Certainly this sounds a lot like the plot of, well, Generic Nuclear Weapon Action Movie, but what makes “Broken Arrow” a little different (and enjoyably so) is the mix of nonstop action with Graham Yost’s jaunty, sometimes even clever script. Some of the special effects aren’t particularly stunning, some stunts not even remotely believable, but “Broken Arrow” seems to have a sense of humor about that, and the actors even appear to be in on the joke. Nobody, not Hale and Terry, the self-styled “heroes,” takes anything too seriously; certainly, you won’t find any fake-noble claims of “we must save humanity from nuclear destruction” here. What you get instead is Hale killing a bad guy by shooting from between Terry’s legs and commenting, “That was a first for me, too.” Or how’s about a side order of Deakins politely asking “Mr. Pritchett, would you mind stepping outside?” before shoving his corpse out the door of a moving Humvee? These scenes have a kind of self-effacing humor that so many testosterone-soaked action flicks do not.

Travolta can’t help but play along with the whimsy of Yost’s writing, turning Deak into a swell criminal who keeps us guessing as to what he’ll say next since he does, Hale argues, have “a head full of bad wiring.” Hooray for that — the bad guys who act like they have a few marbles rolling around are such wet blankets. Although Slater’s the straight man to Travolta’s loose cannon, he’s not boring; if anything, Slater has a nice slyness and legitimate comic timing and generates a nice amount of sexual tension with Mathis that never spills over into an obligatory sex scene. But Slater, really, plays second fiddle to Travolta, who all but takes a piece out of us.

Grade: B

Review: “True Romance” (1993)

“True Romance” has been called a fantasy, a violent, sexy fantasy. But let’s ix-nay P.C. talk and call the film what it really is: a violent, sexy teen boy’s wet dream. (Was it one from Quentin Tarantino’s personal collection? Don’t put it past him.) Not that there’s anything wrong with that, specifically if said dream is as action-packed and overstuffed with talent as “True Romance” is. Plus, there’s a flippant, postmodern cleverness to the script, which requires a character to say, while whipping his purple Cadillac into reverse in traffic, “We now return to ‘Bullit’ already in progress.”

That character is Clarence Worley (Christian Slater), an amiable guy who works in a Michigan comic book store, loves kung fu movies and waxes philosophic about Elvis. (“True Romance” begins with a conversation, this time about “Jailhouse Rock” showcasing the true essence of rockabilly, and Val Kilmer steps in as Clarence’s Guardian Elvis.) Clarence, like so many men in Tarantino’s movies, is a regular guy catapulted into extraordinary circumstances. What’s intriguing is that in every film the protagonists react differently to these gamechangers. In “True Romance,” it’s a chatty blonde named Alabama (Patricia Arquette) who upends Clarence’s life. They meet at a Sonny Chiba filmfest, there’s a shared moment over pie and soon they’re back at his place professing love. The trouble is that Alabama’s a prostitute — only four days in — with a pimp, Drexl (Gary Oldman) as delusional as he is sadistic. Oldman, barely recognizable in dreads, has a blast but doesn’t skimp on the sadism; Drexl is one scary hustler, even creepier than Harvey Keitel in “Taxi Driver.”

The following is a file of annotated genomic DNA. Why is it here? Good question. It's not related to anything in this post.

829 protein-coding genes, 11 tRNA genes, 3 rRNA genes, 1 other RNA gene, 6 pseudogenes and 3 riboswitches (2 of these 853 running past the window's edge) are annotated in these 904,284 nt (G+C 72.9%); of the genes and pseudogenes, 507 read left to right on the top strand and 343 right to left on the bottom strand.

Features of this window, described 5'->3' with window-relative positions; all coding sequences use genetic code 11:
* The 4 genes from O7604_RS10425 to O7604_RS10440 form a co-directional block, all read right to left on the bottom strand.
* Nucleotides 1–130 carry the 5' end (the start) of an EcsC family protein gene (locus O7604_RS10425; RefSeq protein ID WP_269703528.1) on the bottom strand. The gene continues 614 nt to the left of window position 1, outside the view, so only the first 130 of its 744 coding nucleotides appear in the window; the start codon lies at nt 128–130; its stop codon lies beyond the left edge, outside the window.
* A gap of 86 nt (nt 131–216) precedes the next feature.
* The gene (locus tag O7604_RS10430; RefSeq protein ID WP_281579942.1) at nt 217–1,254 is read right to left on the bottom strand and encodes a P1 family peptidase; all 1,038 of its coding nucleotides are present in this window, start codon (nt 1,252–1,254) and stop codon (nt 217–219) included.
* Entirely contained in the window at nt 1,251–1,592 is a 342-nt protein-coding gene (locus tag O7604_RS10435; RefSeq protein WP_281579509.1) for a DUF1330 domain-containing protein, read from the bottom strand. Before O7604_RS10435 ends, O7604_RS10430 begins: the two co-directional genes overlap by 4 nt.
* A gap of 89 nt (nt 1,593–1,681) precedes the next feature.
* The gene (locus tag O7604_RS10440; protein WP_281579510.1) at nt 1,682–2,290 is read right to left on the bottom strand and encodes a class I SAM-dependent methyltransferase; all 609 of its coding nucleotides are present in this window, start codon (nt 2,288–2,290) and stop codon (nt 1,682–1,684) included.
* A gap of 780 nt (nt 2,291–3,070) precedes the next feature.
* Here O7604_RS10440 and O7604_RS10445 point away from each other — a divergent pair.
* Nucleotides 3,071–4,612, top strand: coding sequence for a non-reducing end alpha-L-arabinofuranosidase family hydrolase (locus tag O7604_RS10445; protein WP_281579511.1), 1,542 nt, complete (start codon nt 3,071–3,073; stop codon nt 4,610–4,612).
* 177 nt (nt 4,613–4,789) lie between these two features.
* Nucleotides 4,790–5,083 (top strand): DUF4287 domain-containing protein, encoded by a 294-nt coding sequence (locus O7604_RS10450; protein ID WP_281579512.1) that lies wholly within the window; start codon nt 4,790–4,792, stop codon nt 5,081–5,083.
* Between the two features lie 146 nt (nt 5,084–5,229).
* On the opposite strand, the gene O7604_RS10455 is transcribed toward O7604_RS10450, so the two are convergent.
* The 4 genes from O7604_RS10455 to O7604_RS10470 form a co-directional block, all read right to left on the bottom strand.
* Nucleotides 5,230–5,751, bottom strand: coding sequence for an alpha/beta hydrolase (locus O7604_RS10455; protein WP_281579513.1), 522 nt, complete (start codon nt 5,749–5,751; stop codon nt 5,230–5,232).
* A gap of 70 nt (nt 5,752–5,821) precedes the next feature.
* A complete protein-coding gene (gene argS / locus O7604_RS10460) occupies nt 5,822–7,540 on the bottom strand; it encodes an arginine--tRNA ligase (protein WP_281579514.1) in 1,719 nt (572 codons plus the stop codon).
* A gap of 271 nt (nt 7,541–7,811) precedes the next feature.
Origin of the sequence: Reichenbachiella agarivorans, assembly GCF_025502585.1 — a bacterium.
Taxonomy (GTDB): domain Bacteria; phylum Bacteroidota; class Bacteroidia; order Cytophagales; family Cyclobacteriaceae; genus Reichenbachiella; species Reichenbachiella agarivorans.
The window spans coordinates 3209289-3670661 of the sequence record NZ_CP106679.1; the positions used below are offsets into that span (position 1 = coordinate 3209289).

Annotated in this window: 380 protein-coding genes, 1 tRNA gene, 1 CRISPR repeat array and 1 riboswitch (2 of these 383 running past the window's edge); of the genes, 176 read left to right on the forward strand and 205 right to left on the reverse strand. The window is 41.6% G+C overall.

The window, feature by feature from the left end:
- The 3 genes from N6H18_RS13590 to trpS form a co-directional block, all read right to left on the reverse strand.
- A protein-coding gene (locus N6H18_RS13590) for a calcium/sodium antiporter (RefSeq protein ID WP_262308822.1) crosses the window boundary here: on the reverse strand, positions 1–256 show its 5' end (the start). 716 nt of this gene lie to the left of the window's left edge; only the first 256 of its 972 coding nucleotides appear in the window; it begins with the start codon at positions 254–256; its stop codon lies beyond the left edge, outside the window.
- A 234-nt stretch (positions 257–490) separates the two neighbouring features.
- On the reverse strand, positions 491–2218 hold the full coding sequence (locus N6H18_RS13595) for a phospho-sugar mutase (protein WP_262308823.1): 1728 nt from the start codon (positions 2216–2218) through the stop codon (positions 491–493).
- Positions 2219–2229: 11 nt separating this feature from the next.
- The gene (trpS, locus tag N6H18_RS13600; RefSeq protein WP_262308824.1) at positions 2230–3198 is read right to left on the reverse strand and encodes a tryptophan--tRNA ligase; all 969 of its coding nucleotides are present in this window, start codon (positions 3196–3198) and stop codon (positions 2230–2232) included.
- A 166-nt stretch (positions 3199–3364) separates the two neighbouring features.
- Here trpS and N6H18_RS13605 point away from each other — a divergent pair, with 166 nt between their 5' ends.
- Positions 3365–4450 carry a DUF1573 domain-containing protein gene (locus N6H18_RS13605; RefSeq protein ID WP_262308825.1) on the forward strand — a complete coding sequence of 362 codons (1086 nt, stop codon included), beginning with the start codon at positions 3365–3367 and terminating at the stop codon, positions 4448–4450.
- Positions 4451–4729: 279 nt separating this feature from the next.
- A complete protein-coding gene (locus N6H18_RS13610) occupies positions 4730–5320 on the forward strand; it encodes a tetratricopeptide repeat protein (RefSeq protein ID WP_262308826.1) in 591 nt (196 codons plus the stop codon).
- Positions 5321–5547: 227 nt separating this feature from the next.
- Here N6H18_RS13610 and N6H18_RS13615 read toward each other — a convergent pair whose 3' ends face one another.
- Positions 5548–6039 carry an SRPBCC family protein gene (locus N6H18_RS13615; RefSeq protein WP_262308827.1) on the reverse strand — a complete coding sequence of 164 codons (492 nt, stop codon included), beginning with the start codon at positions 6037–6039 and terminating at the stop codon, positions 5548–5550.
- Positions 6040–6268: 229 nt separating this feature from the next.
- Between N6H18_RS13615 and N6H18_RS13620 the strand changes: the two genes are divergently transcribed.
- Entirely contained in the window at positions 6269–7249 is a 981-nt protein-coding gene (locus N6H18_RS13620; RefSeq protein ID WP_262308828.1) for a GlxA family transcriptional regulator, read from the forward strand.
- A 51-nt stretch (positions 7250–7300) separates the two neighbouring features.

Since Clarence has been waiting his whole life for a twist like this, he seizes the opportunity to defend Alabama’s honor in a gleefully bloody fashion, a choice that leads to all manner of complications — including his accidental possession of a suitcase jammed with blow — that must be seen to be believed. Slater takes to the part with ease, glossing over Clarence’s good looks and getting right at his desire to be someone’s action hero. And that tango with Drexl provides him with plenty of opportunities. Into his quiet life come: a mafioso named Vincenzo Coccotti (Christopher Walken, witty perfection); a dealer missing his suitcase of coke (the always-intimidating James Gandolfini); Clarence’s estranged father Clifford (Dennis Hopper); Lee Donowitz (Saul Rubinek), a movie producer looking to buy the coke cheap and flip it; Lee’s squeamish assistant (Bronson Pinchot); and some cops (Tom Sizemore, Chris Penn) bent on busting up that deal. Mayhem abounds, and with more than a few scenes involving grisly violence (that Arquette, she can handle herself with a toilet seat).

What with all this bloodshed, energy and colorful types, “True Romance” has all the trappings of a zippy Tarantino trip. Script-wise, it is, but where the film falters is in its direction. Action man Tony Scott’s in control of this venture, and that’s not necessarily a good thing. There seems to be a sizable disconnect between the world Tarantino has designed and the way Scott presents that world. The action, designed with panache and scripted for überdark comedy, is played straight, with none of the sequences showing particular flair. Particularly during the third-act shootout/bloodbath, the obvious precursor to the finale of “Reservoir Dogs,” Scott seems content to stick to the sidewalk. “True Romance” suffers for it. A ballsy story like this deserves an Evel Knievel calling the shots. Sigh. Even Tarantino was once a starving artist dependent on play-it-safe established types, I suppose.